Damnation? If so, THE NINTH GATE’s vision of damnation is a strange one. The Devil-worshippers we see preparing for a black mass are derided mercilessly by Balkan, who interrupts and chastises them for chanting “mumbo-jumbo.” His sentiments echoes those expressed earlier in the film by the owner of another copy of the rare Satanic volume. The film seems to tell us that these Satanists are just in it for the orgies and the kicks; they are not carrying on the true faith. Yet somehow Corso, the non-believer, winds up receiving the Devil’s blessing, and in some way, apparently, we are meant to see this as an achievement. Needless to say, this ending (which lacks the visual and/or dramatic punch it really needs in order to cap the film satisfactorily) did not go down well with audiences in theatres, but it does make a kind of sense in the context of the film.
THE NINTH GATE’s was original released on DVD by Artisan Entertainment on July 18, 2000. That now out-of-print DVD has sinsce been replaced by Lionsgate’s May 22, 2007 DVD, which was followed by Lionsgate’s subsequent Blu-ray disc on August 11, 2009. These later releases essentially recreate the bonus features from the Artisan DVD, while improving upon the Artisan disc’s interminably slow opening menus; the Blu-ray disc also offers a new 1080p high-defintion transfer. The special features include an isolated music score, a featurette, a gallery of satanic drawings, storyboard selections, theatrical trailers and TV spots, cast and crew info, production notes, scene access, and an interactive menu.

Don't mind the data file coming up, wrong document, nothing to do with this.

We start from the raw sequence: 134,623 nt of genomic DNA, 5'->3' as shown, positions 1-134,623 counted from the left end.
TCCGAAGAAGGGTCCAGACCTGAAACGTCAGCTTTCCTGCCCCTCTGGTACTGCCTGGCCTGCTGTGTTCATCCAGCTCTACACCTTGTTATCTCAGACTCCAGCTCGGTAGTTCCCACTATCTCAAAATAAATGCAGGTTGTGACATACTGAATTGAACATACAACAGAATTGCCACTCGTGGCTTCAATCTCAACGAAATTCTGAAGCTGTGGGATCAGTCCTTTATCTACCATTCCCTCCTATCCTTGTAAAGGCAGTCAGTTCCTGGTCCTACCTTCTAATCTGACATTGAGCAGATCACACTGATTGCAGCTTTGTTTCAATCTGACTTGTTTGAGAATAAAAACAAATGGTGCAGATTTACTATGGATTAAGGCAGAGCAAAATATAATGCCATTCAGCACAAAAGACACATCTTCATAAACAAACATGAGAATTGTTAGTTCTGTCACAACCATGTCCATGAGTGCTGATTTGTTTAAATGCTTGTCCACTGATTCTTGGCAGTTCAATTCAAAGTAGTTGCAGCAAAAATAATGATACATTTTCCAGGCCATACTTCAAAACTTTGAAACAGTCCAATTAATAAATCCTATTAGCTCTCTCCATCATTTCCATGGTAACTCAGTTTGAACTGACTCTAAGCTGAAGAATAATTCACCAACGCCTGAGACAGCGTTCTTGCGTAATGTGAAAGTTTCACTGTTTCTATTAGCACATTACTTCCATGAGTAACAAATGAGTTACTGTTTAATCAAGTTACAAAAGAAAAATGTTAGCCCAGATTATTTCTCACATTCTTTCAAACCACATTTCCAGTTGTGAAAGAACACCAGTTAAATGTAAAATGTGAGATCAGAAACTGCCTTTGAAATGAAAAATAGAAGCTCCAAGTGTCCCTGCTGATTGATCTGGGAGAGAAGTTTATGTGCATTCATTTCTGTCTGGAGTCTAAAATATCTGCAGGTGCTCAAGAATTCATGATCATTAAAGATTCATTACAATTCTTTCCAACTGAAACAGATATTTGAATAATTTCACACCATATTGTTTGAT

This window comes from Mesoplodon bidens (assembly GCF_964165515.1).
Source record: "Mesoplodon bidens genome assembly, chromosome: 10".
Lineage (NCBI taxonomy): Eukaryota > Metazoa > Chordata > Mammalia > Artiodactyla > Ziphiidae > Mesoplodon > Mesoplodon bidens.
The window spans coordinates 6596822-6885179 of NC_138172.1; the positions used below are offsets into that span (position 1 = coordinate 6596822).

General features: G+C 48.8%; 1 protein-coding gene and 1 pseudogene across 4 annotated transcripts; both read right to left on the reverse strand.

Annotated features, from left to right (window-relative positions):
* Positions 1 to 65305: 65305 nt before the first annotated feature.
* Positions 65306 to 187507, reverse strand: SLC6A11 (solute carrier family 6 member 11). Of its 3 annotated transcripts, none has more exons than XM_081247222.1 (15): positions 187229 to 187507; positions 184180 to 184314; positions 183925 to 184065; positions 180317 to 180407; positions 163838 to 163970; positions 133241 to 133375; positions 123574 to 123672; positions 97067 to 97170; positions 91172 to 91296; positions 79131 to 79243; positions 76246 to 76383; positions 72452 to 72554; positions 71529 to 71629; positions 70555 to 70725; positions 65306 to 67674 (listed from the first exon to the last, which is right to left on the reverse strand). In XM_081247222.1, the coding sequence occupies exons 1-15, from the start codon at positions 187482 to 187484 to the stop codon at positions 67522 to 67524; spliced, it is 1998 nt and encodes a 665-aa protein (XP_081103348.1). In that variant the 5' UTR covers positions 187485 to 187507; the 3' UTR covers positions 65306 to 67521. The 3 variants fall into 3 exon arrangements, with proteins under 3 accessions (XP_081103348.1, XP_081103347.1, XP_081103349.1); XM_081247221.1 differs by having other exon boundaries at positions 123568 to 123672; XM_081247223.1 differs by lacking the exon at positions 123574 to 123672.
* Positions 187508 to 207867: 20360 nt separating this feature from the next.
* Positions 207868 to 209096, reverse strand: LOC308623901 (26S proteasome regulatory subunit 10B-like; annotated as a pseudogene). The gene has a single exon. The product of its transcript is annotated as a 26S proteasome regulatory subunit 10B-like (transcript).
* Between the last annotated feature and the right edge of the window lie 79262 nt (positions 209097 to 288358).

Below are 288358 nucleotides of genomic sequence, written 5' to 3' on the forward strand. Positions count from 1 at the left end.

The featurette truly puts emphasis on the suffix “ette”—it flashes by in about the length of time one would expect for a commercial, but it does include a nice moment or two (such as Depp’s observation that you begin the film by hating Corso because he’s a bad guy, but by the time you’ve grown to like him near the end, he has in fact grown even worse).
Fortuantely, Roman Polanski’s audio commentary makes up for the disappointing behind-the-scenes featurette. The director is clearly uncomfortable sitting through THE NINTH GATE again; right off the bat he calls the experience “unusual” and emphasizes that he doesn’t go back to his films “unless compelled to.” Later, he explains, “I avoid watching my films because most of the time I feel like I would like to improve certain things. In other moments, I’m straight ashamed of certain things I did, and it just doesn’t do me any good to revisit this.” This discomfort is apparent also in the way that the commentary drops out and returns periodically throughout the film, no doubt indicating various stops-and-starts during the recording process.